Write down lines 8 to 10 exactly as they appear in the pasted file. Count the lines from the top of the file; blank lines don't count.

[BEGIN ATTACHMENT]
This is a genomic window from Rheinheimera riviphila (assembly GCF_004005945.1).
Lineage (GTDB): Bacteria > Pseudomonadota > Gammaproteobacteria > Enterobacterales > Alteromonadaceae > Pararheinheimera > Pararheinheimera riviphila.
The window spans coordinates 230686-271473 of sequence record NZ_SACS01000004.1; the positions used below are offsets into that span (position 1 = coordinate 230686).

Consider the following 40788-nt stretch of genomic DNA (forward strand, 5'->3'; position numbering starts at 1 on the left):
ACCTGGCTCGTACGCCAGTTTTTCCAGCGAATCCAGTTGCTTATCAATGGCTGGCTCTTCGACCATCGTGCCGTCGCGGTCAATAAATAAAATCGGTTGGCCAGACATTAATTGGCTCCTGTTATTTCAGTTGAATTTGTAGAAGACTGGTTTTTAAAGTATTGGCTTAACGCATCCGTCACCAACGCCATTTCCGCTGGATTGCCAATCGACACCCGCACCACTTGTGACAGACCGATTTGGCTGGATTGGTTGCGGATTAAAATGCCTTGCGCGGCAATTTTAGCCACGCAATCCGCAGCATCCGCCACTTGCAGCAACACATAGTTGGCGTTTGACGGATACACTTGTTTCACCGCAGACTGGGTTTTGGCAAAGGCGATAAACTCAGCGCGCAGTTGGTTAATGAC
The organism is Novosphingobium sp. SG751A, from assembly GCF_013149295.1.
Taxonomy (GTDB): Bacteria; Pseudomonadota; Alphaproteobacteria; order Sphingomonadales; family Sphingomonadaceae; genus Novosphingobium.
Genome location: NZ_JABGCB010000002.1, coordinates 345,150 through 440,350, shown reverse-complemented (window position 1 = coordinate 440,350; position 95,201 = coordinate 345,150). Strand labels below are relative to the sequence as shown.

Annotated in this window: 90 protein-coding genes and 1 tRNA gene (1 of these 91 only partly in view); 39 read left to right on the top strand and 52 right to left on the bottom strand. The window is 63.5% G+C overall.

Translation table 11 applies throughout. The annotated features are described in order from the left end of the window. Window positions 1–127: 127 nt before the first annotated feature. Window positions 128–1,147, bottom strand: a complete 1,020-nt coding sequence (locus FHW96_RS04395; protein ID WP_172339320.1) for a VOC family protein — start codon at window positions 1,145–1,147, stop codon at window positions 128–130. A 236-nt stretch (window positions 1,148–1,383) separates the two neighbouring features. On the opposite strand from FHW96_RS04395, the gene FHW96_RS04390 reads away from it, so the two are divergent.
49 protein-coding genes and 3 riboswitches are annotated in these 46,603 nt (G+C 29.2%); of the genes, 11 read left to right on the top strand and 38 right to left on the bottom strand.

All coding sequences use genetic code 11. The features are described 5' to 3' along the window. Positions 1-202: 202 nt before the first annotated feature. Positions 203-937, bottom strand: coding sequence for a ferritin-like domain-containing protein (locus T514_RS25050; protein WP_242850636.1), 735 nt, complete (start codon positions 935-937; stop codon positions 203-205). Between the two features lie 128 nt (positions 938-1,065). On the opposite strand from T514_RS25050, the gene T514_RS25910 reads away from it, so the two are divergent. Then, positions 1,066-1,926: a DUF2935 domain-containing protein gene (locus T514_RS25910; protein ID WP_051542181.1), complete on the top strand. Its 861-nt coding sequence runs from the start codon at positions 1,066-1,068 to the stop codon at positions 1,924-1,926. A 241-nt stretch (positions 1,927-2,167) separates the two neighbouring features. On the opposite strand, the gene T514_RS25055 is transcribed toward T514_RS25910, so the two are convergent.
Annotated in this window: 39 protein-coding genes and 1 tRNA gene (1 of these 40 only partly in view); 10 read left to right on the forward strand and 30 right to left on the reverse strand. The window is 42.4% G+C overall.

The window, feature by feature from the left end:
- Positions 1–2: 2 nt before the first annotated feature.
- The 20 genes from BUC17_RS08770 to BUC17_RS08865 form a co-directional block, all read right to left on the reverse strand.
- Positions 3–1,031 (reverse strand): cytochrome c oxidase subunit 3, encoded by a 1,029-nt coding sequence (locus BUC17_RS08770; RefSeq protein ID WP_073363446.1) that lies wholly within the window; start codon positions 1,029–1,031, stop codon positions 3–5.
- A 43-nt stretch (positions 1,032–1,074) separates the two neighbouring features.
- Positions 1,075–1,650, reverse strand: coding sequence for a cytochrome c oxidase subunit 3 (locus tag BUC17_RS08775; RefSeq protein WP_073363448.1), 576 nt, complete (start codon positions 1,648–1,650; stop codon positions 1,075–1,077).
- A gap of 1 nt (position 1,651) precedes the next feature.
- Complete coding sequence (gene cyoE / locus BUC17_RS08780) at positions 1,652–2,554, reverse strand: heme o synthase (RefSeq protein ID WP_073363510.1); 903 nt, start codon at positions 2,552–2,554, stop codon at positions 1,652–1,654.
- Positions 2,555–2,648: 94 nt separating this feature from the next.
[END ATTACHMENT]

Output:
Genome location: NZ_JABGCB010000002.1, coordinates 345,150 through 440,350, shown reverse-complemented (window position 1 = coordinate 440,350; position 95,201 = coordinate 345,150). Strand labels below are relative to the sequence as shown.

Annotated in this window: 90 protein-coding genes and 1 tRNA gene (1 of these 91 only partly in view); 39 read left to right on the top strand and 52 right to left on the bottom strand. The window is 63.5% G+C overall.

Translation table 11 applies throughout. The annotated features are described in order from the left end of the window. Window positions 1–127: 127 nt before the first annotated feature. Window positions 128–1,147, bottom strand: a complete 1,020-nt coding sequence (locus FHW96_RS04395; protein ID WP_172339320.1) for a VOC family protein — start codon at window positions 1,145–1,147, stop codon at window positions 128–130. A 236-nt stretch (window positions 1,148–1,383) separates the two neighbouring features. On the opposite strand from FHW96_RS04395, the gene FHW96_RS04390 reads away from it, so the two are divergent.